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Paparazzo to the Stars

044websmallOn this day in 1990, the Hubble Space Telescope started sending images from space. The first image was of a cluster 1,350 light years from Earth, NGC 3532, in the Carina constellation.

197lightwebsmallOver the past 20 years, Hubble has been sending images of ever greater value thanks to five servicing missions by Space Shuttle astronauts. Among its countless achievements are improved estimates of the age of the universe, new data on the rate at which the universe is expanding, data on galaxies the way they were billions of years ago and on the prevalence of black holes at the center of nearby galaxies, and evidence of extrasolar planets. 

Some figures: Hubble orbits around the Earth at an altitude of 570 km and speed of 28,000 km/hr. It weighs 11,000 kg, measures 13 m x 4 m diameter, and its primary mirror has a diameter of 2.4 m. It ‘sees’ wavelengths in the ultraviolet to infrared range.  Energy consumption is 2,800 watts, supplied by two solar panels. Each week, Hubble generates 120 Gb of data, which has been equated to 1,100 meters of shelves of books. As of last year, over 3,700 papers by 5,200 different authors had been based on Hubble data (detailed publication figures here).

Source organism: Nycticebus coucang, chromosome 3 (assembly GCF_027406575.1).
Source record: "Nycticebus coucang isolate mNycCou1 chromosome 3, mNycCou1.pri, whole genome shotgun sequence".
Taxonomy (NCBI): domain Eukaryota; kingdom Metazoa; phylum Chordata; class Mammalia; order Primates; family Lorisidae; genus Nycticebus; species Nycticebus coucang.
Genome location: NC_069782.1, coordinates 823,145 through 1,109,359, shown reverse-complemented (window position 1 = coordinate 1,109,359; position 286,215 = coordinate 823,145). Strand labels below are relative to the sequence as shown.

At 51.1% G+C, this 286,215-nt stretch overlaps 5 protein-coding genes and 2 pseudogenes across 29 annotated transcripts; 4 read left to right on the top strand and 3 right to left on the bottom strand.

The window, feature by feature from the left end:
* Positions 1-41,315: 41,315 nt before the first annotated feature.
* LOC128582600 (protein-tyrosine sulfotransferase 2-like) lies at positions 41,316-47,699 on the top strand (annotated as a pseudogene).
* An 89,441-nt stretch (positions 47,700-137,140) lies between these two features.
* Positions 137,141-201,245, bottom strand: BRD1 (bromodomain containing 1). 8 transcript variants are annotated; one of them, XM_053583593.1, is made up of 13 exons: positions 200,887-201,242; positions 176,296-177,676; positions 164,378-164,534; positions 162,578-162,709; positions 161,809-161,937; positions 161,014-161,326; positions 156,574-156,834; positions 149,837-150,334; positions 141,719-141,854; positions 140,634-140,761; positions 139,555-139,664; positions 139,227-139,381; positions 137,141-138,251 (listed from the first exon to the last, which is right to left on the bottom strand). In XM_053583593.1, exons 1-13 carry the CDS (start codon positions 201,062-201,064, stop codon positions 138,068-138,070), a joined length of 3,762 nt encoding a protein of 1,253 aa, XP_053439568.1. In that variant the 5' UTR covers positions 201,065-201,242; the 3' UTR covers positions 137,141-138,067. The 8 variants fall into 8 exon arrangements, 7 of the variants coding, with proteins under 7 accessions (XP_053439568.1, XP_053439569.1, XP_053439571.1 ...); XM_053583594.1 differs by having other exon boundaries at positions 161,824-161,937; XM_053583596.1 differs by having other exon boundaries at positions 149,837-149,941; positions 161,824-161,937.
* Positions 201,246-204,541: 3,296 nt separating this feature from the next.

From the Libraries' collections:

The universe in a mirror: the saga of the Hubble Telescope and the visionaries who built it. Robert Zimmerman. Princeton, N.J.; Woodstock: Princeton University Press, c2008.

Chasing Hubble's shadows: the search for galaxies at the edge of time. Jeff Kanipe. New York: Hill and Wang, 2006.


Hubble space telescope: new views of the universe, by Mark Voit. New York: H.N. Abrams, Inc., Publishers in association with the Smithsonian Institution and the Space Telescope Science Institute, c2000.

New cosmic horizons: space astronomy from the V2 to the Hubble Space Telescope. David Leverington. Cambridge, UK; New York: Cambridge University Press, 2000.

Seen/unseen: art, science, and intuition from Leonardo to the Hubble telescope. Martin Kemp. Oxford; New York: Oxford University Press, 2006.

An acre of glass: a history and forecast of the telescope. J.B. Zirker. Baltimore: Johns Hopkins University Press, 2005.

The National Air and Space Museum's IMAX theater is currently showing the film Hubble 3D. Check their website for showtimes and trailer.

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